Well off to watch a new release 3D super hero movie. its not perfect, but it all Fun!
Dreaming of what come next!
There was a breakthrough in visual technology a few years ago that was initially met by many with a similar skepticism, but in that particular case, the skeptics who believed it was a gimmick that would soon fade were incorrect. They were called "Talkies." "How could you be so easily led," they might say, "by this gimmick of adding 'audio' to a film, when written words work just as well?" Reading for pleasure has not yet gone out of fashion (you are doing it right now), so there must be a reason for the success of the Talkie apart from the elimination of text.
Is this comparison unfair? Perhaps it would be fruitful to consider in what important ways 3D technology is similar to Talkies, whether there are other technologies that share these impotant factors, and make an attempt to identify exactly what it is that warrants the discrepancy in opinion that some of these technologies will fail while the others will not.
The single thread of commonality that stands out to me whenever I consider the advances in television and film that really stuck is that, invariably, these advances represented shifts in technology that resulted in film more closely mimicking actual life. Talkies, color television, high definition, 3D.
Reflecting on the advent of color television, I get the impression that it was "bound" to happen - and bound to persist - that if the inventor of color television had died young, someone else would have invented it later. Our world is not black and white. Color television was "bound" to happen. Our world is not pixelated. Higher definition was "bound" to happen - and bound to persist.. Our world is not two-dimensional. Thus, 3D is "bound" to happen - and bound to persist.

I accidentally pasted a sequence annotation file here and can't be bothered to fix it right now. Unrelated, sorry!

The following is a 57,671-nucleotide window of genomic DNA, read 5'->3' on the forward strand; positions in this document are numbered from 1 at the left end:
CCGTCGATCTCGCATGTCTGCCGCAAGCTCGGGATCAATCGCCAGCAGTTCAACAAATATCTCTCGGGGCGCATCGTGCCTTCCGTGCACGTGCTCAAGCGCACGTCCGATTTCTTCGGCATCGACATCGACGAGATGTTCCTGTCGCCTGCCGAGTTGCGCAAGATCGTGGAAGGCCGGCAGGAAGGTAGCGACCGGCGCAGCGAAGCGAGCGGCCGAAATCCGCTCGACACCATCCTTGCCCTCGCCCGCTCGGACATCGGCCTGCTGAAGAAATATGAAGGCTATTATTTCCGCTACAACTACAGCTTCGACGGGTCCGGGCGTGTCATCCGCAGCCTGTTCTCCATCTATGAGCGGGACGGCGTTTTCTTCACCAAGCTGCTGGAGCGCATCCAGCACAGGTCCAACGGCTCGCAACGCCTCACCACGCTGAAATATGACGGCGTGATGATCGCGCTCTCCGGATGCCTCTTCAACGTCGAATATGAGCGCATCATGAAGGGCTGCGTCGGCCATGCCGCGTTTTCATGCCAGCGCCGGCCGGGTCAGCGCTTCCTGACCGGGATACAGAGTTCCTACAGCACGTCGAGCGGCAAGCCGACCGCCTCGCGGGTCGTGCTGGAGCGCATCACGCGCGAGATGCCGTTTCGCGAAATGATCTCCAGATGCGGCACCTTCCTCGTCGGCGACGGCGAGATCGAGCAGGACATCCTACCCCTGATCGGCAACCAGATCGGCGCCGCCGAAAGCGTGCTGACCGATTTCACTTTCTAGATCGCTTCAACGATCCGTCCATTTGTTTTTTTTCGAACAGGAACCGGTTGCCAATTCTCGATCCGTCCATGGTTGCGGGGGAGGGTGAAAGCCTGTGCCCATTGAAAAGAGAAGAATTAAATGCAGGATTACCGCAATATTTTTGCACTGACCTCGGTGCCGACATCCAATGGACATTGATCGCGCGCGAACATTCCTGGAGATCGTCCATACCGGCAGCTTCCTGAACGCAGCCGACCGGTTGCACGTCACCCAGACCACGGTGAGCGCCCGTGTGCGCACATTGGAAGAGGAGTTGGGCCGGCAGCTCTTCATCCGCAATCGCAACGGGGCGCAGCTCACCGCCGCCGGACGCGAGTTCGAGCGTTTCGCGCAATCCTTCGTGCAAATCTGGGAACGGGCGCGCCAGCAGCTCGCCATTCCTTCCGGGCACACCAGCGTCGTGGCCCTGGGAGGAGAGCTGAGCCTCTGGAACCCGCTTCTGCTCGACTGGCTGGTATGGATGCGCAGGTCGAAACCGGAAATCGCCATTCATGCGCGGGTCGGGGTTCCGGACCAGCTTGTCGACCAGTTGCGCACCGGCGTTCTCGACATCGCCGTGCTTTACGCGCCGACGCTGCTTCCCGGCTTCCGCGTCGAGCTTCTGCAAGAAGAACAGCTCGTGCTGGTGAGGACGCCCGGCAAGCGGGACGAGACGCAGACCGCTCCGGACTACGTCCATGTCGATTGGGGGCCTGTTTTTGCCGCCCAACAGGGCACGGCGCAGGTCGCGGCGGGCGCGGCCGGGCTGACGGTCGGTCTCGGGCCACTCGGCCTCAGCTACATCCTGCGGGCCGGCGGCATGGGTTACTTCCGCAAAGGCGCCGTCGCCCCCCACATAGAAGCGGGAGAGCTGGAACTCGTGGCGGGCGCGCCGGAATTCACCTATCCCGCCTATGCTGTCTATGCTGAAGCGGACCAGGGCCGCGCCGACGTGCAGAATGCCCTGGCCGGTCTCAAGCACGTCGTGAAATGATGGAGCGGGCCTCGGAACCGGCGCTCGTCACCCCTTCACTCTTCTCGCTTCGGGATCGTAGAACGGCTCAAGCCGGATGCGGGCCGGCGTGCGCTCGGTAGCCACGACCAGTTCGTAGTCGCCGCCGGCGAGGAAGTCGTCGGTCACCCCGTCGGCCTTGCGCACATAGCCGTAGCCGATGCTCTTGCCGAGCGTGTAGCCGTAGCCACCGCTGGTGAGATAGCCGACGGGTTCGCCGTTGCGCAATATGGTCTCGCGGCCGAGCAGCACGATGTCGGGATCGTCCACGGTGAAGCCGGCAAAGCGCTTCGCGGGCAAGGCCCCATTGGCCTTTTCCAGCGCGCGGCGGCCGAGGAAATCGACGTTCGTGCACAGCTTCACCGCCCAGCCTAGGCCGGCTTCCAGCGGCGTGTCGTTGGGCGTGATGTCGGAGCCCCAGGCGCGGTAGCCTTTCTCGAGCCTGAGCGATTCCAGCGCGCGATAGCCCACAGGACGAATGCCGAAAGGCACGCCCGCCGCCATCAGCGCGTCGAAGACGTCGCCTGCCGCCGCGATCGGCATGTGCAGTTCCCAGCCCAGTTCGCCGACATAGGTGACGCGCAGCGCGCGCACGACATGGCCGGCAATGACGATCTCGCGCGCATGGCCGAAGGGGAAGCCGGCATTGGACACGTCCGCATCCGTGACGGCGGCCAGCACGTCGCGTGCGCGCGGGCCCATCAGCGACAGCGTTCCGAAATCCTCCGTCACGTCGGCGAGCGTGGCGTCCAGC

If the case is as clear as I insist, and the answer so plainly accessible, then why is there still a debate, when with color and high definition, there is not? In the case of color television, the test of time may be enough, but 1080p is still fairly new. Doomed inventions have lasted longer.
So, in what way are 3D and HD technologies so different that an argument still must be made on behalf of the future of 3D, though the future of HD requires none? In theory, I do not believe there is one. It is only in practice that such a crucial difference exists: virtually everyone enjoys the experience of HD, but many do not enjoy the experience of 3D. That is the key difference between the two, but notice that the extrapolation of the demise of 3D technology from this observation would be misled. Popular opinion can only gives us glues about the survival of extant technology. Thus, the conclusion that should actually be drawn is that HD, in its current state, will endure, while 3D, in its current state, will not. If we wish to make intelligent predictions about the future, principles must inform our predictions. The principle of approaching realism tells us that 3D, in more advanced, more universally tolerable forms, will be a permanent part of our future. Please take care to avoid the temptation to conclude that this line of reasoning defends the future of haptic, gustatory, or even olfactory augmentations to film. All of the aforementioned advances in technology are improvements of the visual sense, except for the addition of audio, which can be reasonably assumed to endure, as was said about color television, by having already withstood the test of time.